Cook Islands’ borders are to reopen on June 19 to Cook Islanders and work permit holders in New Zealand – but countless people are still waiting to be able to book their tickets.
Nearly a week after Prime Minister Henry Puna announced the quarantine-free travel, Air New Zealand has still not started selling tickets on the June 19 and June 26 flights. Jetstar has no flights before July, and Virgin Australia has pulled out of the Rarotonga route entirely.
Last night, the first available Air New Zealand flights were for Friday August 7 – at a cost of $710 for a one-way adult fare.
Air New Zealand’s Marisa Newman said it would be a few days before the June 19 and 26 tickets would be available online for purchase.
And the first available Jetstar fare is on July 7, for $220.
Among those hoping to return on June 19 are Secretary of Health Dr Josephine Aumea Herman, and the families of two Cook Islanders who have died in New Zealand.
Dr Koekoe Mokotupu’s body is being brought back from Auckland on that Air New Zealand flight, but his wife Moana, daughter Agnes and other family don’t know if they will be able to return with the body, for his funeral.
“Dad can fly, 100 per cent for sure, but it’s the family that can’t really accompany him because we all have to go into isolation – which is really frustrating,” Agnes told RNZ.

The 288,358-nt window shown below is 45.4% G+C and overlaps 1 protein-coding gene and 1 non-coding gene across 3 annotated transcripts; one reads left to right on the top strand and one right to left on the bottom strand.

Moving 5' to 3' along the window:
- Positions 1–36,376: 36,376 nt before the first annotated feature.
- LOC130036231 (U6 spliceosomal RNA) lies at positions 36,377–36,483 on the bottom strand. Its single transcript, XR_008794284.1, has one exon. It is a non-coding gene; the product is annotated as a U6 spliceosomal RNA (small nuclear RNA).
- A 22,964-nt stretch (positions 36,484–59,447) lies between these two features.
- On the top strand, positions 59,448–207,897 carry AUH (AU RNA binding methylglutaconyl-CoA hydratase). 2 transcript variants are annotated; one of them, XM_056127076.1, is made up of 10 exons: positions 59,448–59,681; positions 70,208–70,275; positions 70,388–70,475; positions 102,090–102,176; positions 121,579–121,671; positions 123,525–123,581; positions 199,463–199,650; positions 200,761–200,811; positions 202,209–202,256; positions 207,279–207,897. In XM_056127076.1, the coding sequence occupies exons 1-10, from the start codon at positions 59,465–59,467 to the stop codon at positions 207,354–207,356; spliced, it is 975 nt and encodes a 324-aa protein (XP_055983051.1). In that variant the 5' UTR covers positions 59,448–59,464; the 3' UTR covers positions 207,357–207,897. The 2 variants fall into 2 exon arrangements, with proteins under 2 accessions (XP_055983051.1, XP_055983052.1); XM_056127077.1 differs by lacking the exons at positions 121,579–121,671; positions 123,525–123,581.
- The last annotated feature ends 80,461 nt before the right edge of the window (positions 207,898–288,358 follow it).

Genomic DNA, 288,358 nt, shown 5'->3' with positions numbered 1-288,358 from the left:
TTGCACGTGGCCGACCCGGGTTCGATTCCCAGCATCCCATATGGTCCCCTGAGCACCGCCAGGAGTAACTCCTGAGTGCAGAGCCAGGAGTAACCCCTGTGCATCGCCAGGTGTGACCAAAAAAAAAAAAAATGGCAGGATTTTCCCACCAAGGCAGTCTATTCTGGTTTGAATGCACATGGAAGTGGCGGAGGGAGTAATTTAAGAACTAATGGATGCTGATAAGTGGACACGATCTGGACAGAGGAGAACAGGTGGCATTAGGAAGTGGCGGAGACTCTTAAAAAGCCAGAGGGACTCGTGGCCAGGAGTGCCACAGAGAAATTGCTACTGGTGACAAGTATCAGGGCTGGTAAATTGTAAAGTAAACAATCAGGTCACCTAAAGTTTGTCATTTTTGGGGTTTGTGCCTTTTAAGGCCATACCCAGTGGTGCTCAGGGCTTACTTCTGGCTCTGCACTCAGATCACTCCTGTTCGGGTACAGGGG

“Dad will go as cargo to Rarotonga. Once he lands we only have, I understand, only two days from when they receive Dad and have the service, and being put to rest.”
“Dad needs to be put to rest and we can’t hang onto him – every time mum thinks about having to go into isolation she cries.”
Prime Minister Henry Puna has said that with New Zealand’s move to Level 1, he wants the borders opened to New Zealand tourists. In 2019, 114,977 Kiwis holidayed in the Cook Islands.
“We are New Zealand citizens and we’re part of the domestic travel market,” he said.
Every week that goes by with no tourists causes more stress on the Cook Islands’ economy – one that is hugely dependent on the tourism industry.
Prime Minister Jacinda Ardern said this week that the priority was a trans-Tasman travel bubble – with the realm countries of Cook Islands and Niue next in line. “Places like Cook Islands and Niue look to have been Covid-free – you would assume, of course, that we would be looking in that direction.”
Deputy Prime Minister Winston Peters told Cook Islands News that both the New Zealand and Australia Prime Ministers had committed to introducing a trans-Tasman Covid-safe travel zone “as soon as it is safe to do so.
“Once we have established effective travel arrangements across the Tasman, we will also explore opportunities to expand the concept to members of our broader Pacific family,” he said.
That would enable travel between Australia, New Zealand and Pacific island countries, he said.
Ardern, speaking at a press briefing, did not give a specific timeline on when border restrictions would be lifted, saying a country would have to be “in a similar position to us”, before there would be any movement.
But she did stand by earlier comments saying they were focusing on Australia first. “Not least tourism not going one way for us, but also New Zealand’s closer economic relationship with Australia,” she said.
New Zealand is currently working on a frame work with Australia that would then apply to the Pacific Islands as well, Ardern said.